About Cuevas Medek Exercises

Before I continue posting videos, I thought I should talk a little bit more about this therapy, how it works, its premises, etc. I’ll share some of what I learned from Ramon and just put together what I learned from his site and other parents.

Back in the 70’s, Ramon was a regular physical therapist working in Venezuela. A couple of years into his practice, he was depressed because he felt the kids were not improving. Some did improve a little, but it was mostly as a result of age and time, not because of his efforts. So he decided to start experimenting with different exercises. He wondered what would happen if he “removed support” and challenged the kids to do more advanced exercises. What he found was very promising. After a few months, he was ready to share his findings with other therapists and CME began.

One of Ramon’s major findings was that the more he removed support to the child, the more the child’s brain would provide the necessary information for the child to do the work himself. So for example, if I give Nathan full support to sit up, his brain will rely on this support and will never give the command to his body to sit up on his own, without support. Same with balance. A child that has never needed to balance on his own will have difficulty balancing, because those motor pathways in the brain are not activated. Ramon’s exercises created situations where the brain had to provide this information to the child by necessity. He explained to me that children with brain injuries and neurological disorganization will often need stimuli in order to activate these neural pathways.

One of the main premises, and one of the most amazing things that I heard him say, is that every human being has the genetic imprints to do certain things by a certain time – by 3 months you roll, by 8 months you crawl, by 15 months you walk. That information is present even in the most brain injured individual. So Ramon decided to figure out a way to activate the data in those cells so that they become accessible to the brain’s command center. He explained to me that there is not much wrong with Nathan’s muscles. Of course they’ve atrophied a bit from lack of use, and he has general weakness. But the main problem is the brain is not giving the body the proper signals to hold his head up in the middle, to bear weight on his legs, etc. Removing support, making them pull up against gravity, creating a sharp “need” in the brain – he found these situations activated dormant cells and neural pathways. Then, with enough frequency and intensity, the brain would establish those pathways and they would become fully available to the child.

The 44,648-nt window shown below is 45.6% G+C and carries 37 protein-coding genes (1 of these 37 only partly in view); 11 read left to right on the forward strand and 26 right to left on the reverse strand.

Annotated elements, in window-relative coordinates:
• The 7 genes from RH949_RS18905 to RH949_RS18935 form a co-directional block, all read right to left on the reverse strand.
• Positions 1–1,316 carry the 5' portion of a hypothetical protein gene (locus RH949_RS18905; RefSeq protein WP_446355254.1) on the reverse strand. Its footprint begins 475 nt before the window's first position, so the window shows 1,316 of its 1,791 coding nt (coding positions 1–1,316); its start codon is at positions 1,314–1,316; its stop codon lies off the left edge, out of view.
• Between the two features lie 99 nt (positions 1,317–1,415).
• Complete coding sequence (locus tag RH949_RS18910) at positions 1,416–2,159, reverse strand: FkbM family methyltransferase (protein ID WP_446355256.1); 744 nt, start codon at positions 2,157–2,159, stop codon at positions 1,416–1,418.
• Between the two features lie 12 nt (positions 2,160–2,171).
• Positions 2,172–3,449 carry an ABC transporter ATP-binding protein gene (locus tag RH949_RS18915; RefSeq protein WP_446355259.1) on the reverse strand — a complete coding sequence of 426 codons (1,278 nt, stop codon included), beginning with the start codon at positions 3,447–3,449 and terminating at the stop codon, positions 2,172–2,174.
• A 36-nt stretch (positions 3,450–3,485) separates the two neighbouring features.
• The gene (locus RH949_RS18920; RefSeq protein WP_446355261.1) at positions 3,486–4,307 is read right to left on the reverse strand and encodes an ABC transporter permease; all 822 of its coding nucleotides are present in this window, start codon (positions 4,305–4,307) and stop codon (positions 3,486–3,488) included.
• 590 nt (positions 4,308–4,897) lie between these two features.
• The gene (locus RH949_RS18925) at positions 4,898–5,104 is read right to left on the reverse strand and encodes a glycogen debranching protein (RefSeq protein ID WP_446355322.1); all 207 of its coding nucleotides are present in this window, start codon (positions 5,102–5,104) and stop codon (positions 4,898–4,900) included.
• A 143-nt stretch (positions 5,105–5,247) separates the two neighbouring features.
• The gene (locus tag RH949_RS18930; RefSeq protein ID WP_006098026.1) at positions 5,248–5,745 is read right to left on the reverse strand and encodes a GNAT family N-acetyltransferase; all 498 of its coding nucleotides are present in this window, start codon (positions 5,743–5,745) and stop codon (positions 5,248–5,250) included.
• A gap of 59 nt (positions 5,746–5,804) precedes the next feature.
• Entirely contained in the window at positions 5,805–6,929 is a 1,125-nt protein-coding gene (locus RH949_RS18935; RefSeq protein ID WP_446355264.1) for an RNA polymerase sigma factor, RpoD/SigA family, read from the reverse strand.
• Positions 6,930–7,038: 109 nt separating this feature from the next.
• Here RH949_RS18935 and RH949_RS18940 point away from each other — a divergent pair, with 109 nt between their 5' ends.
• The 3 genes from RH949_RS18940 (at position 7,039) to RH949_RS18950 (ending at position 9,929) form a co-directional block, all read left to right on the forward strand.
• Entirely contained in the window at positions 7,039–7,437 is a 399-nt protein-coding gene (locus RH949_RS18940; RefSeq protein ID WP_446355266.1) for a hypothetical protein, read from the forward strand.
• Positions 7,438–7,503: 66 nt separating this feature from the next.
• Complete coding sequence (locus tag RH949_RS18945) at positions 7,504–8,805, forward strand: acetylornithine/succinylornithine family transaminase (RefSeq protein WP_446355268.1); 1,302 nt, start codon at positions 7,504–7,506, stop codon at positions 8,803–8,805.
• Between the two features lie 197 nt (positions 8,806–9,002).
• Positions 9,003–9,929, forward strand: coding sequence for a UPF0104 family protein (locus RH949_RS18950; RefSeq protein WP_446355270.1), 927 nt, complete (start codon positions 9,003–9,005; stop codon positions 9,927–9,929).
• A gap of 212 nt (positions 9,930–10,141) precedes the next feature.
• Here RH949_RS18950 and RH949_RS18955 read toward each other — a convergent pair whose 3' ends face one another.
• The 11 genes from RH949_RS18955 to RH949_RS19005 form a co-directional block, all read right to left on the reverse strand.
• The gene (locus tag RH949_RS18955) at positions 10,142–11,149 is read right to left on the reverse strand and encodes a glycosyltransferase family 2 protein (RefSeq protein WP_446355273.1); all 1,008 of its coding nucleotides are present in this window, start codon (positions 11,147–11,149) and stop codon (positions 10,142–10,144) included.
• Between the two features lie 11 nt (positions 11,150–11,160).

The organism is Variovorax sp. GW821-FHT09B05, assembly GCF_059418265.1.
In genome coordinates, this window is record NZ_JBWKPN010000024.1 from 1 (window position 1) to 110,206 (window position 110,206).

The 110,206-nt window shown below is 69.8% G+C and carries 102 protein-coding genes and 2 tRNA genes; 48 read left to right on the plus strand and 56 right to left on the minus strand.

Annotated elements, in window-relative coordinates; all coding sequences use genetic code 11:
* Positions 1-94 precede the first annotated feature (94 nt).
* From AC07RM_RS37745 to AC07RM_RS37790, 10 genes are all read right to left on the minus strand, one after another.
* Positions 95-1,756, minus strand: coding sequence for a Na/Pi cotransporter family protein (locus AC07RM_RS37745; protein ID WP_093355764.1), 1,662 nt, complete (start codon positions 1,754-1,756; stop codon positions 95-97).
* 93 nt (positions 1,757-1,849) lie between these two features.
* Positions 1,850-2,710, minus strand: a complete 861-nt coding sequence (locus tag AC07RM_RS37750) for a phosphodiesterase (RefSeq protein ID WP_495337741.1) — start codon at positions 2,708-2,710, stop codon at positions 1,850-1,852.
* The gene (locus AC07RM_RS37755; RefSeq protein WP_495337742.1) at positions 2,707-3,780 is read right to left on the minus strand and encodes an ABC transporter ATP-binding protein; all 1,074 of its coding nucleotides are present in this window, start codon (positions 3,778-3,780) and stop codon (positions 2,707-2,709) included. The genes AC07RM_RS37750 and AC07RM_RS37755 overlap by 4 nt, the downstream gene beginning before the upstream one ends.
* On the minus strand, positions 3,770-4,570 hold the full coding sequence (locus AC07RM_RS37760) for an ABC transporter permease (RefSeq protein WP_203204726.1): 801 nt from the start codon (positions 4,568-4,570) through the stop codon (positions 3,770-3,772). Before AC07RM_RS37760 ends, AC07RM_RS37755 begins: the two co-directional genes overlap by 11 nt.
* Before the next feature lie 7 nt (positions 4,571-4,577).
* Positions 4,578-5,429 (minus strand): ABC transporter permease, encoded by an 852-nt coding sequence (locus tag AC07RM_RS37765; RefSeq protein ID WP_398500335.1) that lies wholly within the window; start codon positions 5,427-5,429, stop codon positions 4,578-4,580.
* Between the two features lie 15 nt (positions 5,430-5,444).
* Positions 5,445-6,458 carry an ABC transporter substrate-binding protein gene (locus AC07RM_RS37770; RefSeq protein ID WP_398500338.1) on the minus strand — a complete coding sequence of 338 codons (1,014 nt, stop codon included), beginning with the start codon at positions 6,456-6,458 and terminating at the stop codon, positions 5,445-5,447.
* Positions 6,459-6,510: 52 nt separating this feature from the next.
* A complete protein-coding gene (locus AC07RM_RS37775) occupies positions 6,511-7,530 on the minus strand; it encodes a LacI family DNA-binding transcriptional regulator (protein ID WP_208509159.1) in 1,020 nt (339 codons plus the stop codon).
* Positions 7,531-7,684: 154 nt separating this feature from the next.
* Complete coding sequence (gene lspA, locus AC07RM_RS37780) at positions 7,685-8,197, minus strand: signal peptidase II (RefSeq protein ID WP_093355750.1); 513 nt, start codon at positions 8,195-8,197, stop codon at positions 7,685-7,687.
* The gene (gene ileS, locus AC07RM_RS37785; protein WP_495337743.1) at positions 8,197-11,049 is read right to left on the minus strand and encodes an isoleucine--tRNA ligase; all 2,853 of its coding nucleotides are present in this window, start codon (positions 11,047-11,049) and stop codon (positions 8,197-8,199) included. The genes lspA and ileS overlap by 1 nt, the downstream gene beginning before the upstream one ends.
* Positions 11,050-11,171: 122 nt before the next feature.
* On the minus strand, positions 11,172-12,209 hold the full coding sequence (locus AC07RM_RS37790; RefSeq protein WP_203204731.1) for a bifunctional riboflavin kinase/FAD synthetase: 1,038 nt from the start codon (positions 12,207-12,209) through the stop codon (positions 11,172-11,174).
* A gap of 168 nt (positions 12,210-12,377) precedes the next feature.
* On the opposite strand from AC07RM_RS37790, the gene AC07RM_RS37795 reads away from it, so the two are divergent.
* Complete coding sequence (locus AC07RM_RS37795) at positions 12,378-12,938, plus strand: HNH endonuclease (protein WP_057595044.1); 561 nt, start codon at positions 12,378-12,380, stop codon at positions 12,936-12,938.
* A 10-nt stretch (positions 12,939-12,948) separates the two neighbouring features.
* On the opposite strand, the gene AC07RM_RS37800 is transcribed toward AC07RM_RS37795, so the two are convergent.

Ramon’s therapy is based on the principle of brain plasticity and neurological organization. He doesn’t like to use the term plasticity because plastic isn’t malleable – once a plastic is completed, it is stuck, fixed, unchangeable. He said the brain, on the other hand, is wonderfully malleable and constantly changing and organizing. So his job is to create situations to mold the brain to respond in a certain way to certain situations. He does each exercise 3-5 times, depending on the child’s response, to give the brain enough intensity for the stimuli to have an impact.

If the impact is repeated too often, then the brain shuts down and can’t assimilate the information. If the impact is too weak, then it doesn’t change. If he does the same exercise too many times, the brain “acclimates” to the stimuli and ceases to notice. So as one of its basic premises, CME keeps the brain activated and engaged during each session.